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I've lived with Chronic Fatigue Syndrome for eighteen years, and I'm not thankful for that. But as Thanksgiving looms on the horizon, it turns my thoughts to some of the things I'm truly thankful for.
I'm one of the lucky ones. I've been recovering over the last three years, mostly due to the involvement of my naturopath Dr. Kelly Upcott. She has taken me from being a CFS vegetable, riddled with vertigo and pain.
When I first went to see her, I couldn't remember anything that was said in our appointment, and she kindly wrote everything down for me because of this. I had to go straight to bed when I got home after that first appointment, sapped from the effort.
So I'm thankful for my naturopath. I'm thankful for my family who have stuck by me all this time, with no assurance that I'd ever get any better. My mother visited me every week, bearing vitamins and treats, and alert to signs of deterioration.
I could only handle half-hour visits for years. And I know I didn't offer much in return. But I was grateful.
My husband took care of everything -- the kids, the shopping, the cooking. My kids would tiptoe around the house so I could sleep, and because any noise went right through my nervous system like lightning.
I'm thankful to be able to work, writing online. I know I couldn't hold down any other kind of job.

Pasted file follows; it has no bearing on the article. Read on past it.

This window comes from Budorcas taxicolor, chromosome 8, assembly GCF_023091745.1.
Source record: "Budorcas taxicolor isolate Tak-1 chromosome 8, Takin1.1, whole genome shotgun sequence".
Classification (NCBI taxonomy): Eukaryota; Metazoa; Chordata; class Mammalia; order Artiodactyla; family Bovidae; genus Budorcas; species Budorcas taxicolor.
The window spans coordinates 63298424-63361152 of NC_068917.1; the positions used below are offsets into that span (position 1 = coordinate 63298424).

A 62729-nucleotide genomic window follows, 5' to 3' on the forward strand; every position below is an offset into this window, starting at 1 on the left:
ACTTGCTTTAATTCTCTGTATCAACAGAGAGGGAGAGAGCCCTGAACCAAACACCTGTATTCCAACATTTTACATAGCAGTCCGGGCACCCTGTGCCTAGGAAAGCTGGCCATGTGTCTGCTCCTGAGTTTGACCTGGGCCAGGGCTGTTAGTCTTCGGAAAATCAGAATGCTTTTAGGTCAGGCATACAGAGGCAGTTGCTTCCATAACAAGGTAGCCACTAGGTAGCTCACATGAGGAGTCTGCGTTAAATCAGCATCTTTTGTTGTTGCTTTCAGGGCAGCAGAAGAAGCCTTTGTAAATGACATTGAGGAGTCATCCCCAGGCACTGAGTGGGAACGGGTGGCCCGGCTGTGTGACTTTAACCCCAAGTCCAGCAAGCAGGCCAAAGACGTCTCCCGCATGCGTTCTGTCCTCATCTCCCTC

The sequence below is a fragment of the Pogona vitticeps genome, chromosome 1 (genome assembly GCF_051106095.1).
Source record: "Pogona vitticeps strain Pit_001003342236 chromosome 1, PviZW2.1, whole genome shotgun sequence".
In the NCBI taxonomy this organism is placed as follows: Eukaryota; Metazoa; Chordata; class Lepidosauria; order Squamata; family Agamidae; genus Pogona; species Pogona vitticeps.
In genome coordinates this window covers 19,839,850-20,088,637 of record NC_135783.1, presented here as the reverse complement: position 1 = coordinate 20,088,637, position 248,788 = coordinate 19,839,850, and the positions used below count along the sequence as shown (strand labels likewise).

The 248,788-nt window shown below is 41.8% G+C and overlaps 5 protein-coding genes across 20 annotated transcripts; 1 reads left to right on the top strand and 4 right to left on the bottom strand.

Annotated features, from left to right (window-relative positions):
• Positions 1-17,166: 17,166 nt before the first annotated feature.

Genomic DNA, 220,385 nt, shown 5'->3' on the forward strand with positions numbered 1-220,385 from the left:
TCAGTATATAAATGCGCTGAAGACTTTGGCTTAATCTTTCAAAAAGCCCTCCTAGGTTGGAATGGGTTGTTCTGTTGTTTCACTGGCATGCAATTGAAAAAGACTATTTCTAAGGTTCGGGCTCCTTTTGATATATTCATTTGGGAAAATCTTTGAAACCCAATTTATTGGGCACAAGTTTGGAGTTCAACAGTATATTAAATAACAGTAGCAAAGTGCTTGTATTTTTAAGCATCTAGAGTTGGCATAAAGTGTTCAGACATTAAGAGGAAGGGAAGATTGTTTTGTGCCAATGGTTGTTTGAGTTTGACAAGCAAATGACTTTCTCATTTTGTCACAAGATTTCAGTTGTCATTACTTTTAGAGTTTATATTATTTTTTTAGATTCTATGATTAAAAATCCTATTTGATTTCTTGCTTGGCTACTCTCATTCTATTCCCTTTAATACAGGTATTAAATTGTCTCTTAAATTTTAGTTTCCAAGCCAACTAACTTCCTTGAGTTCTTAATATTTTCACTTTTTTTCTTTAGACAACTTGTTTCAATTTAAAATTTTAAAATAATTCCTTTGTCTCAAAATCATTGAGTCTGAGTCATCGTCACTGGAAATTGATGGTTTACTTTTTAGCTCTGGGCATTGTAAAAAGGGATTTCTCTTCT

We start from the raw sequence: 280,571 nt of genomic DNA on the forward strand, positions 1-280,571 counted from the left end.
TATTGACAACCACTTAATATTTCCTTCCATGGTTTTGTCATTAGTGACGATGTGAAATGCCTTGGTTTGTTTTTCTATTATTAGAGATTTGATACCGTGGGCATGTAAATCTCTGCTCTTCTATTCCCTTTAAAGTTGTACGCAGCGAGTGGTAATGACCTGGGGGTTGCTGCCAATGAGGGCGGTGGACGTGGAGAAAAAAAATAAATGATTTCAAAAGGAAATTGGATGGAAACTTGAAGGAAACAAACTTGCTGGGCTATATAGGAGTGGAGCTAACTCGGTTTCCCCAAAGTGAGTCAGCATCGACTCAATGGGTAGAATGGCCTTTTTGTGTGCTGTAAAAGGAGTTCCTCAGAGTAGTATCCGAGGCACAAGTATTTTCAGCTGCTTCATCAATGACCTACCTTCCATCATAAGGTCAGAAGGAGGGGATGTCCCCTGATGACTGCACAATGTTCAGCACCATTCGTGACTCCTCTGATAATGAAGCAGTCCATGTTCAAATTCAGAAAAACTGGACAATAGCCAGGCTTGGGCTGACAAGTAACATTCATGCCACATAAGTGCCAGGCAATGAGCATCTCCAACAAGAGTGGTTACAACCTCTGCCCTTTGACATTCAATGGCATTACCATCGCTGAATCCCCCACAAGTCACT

I couldn't stand up in a store, couldn't answer phones or handle cash. Sitting at my desk in my bedroom at my computer is the one thing I'm able to do for hours a day, and that is exactly what I get paid to do.
To be able now to go for a walk, to do some of the family shopping and errands is precious to me. I don't think I'll ever again take for granted what it is to be able to hop in my car, or walk down the street, and get things done.
Talking to someone in a store, or the library, was an impossible dream for me for years. I will not forget.
I'm grateful to have had my understanding stretched, my awareness of what the isolation of Chronic Fatigue Syndrome can do to someone. And one day I hope to be healthy enough to be able to make a difference for some of those who are still being held ransom by CFS.